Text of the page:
Kidney disease is one of the common complications of diabetes. About 20%-30% patients with diabetes turn into kidney disease at last. So it is important for you to manage your diabetes well. Why does diabetes increase the risk for kidney disease?
What is diabetes?
Diabetes occurs when the body begins to have a problem with insulin. Insulin is a hormone that helps the blood sugar get into your cells to give them energy. There are two types of diabetes. With type 1 diabetes, your body does not make insulin. With type 2 diabetes, the more common type, your body does not make or use insulin well. Without enough insulin, the glucose stays in your blood, resulting in high blood sugar. Both types can lead to kidney damage, if not properly treated.
The influence of diabetes on kidneys
High blood sugar can cause serious problems to kidneys, because the blood vessels in the body that are used to process wastes become clogged with excess sugar in the blood so that the vessels do not let the filters in the kidneys work as well as they should. Over time the small blood vessels are injured. Once the blood vessels in the kidneys are injured, your kidneys can not filter the wastes in your body, leading to weight gain, edema, proteinuria and so on.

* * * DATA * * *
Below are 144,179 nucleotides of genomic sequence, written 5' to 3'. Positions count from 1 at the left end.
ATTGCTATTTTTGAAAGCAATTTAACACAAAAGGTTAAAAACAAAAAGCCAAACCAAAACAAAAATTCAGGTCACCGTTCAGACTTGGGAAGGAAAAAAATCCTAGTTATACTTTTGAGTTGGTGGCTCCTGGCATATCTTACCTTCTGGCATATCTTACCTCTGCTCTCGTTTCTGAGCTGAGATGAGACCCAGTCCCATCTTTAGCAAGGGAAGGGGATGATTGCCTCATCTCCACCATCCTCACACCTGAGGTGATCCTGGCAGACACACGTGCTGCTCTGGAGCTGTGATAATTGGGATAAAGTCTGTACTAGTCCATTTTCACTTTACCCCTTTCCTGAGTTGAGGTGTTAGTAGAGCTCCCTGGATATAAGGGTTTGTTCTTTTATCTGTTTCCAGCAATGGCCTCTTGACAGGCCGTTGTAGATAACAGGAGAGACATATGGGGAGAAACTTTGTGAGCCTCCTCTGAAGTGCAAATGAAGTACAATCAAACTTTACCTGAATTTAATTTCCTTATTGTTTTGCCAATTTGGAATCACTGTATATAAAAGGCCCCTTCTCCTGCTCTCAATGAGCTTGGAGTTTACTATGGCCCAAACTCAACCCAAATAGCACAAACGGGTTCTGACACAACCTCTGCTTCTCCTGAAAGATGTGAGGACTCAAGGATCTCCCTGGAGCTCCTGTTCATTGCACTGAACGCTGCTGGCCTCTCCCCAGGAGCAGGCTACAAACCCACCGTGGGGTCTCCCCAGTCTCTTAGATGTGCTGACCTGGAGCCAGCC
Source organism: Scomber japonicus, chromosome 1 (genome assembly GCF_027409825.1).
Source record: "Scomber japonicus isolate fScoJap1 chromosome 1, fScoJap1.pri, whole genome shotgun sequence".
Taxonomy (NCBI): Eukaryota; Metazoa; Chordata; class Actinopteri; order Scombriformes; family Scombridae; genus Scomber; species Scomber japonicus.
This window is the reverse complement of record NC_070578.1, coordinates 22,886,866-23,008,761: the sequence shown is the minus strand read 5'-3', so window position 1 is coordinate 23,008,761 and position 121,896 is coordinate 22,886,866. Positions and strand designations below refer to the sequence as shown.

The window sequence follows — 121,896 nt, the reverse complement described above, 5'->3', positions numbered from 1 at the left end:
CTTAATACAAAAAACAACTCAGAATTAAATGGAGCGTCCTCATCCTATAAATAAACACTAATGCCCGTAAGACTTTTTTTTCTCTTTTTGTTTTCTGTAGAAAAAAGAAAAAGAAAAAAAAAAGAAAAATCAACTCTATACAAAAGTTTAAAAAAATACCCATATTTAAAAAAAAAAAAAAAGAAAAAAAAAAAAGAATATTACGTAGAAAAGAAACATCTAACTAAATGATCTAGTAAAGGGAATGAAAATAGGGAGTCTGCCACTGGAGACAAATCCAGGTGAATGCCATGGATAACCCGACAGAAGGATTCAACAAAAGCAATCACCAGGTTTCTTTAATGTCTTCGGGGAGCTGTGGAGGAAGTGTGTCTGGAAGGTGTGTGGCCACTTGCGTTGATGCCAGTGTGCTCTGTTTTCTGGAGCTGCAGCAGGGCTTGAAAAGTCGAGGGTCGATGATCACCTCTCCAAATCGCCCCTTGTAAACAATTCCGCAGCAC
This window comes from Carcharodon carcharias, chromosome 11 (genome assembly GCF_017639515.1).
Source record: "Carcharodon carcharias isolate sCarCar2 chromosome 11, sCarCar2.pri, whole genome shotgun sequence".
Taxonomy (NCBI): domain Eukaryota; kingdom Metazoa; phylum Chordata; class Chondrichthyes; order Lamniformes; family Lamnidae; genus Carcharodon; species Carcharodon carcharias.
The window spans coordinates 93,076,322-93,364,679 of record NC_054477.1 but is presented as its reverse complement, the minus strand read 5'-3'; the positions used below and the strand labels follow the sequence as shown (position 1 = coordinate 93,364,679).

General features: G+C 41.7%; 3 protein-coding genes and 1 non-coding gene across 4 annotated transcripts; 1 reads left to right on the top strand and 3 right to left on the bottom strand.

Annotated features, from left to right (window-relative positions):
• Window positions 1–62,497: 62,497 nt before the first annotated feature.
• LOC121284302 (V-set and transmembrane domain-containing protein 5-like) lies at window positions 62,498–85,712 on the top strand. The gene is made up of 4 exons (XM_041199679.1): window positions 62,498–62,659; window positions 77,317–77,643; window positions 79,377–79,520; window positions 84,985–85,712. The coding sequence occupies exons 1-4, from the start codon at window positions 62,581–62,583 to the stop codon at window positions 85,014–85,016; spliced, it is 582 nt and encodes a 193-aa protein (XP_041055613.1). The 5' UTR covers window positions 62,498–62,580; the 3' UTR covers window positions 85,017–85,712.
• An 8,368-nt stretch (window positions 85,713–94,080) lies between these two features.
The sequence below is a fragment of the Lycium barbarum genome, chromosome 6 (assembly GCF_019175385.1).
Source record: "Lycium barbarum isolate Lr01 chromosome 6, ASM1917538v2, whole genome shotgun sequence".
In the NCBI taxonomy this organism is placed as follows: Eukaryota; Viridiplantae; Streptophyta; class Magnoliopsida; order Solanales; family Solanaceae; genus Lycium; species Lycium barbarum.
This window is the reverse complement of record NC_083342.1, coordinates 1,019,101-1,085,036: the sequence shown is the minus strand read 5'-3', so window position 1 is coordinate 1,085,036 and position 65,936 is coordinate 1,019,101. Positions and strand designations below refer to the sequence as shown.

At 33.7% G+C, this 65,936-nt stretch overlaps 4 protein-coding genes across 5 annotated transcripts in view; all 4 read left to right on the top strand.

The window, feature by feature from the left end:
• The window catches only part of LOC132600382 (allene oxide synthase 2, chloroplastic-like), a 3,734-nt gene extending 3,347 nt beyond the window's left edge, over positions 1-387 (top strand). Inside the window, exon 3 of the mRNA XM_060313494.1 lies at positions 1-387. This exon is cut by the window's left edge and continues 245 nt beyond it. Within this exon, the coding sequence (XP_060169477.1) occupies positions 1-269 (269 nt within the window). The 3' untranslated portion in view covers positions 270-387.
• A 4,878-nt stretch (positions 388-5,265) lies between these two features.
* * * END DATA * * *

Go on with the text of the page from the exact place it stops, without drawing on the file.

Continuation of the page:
It can also damage the nerves in your body. This can cause difficulty in emptying your bladder. The pressure resulting from your full bladder can injure the kidneys. Besides, if urine remains in your bladder for a long time, bacteria in urine will rapidly grow, causing infection.
Therefore, it is very important to control the blood sugar levels, which is helpful for slowing down the development of diabetic nephropathy.
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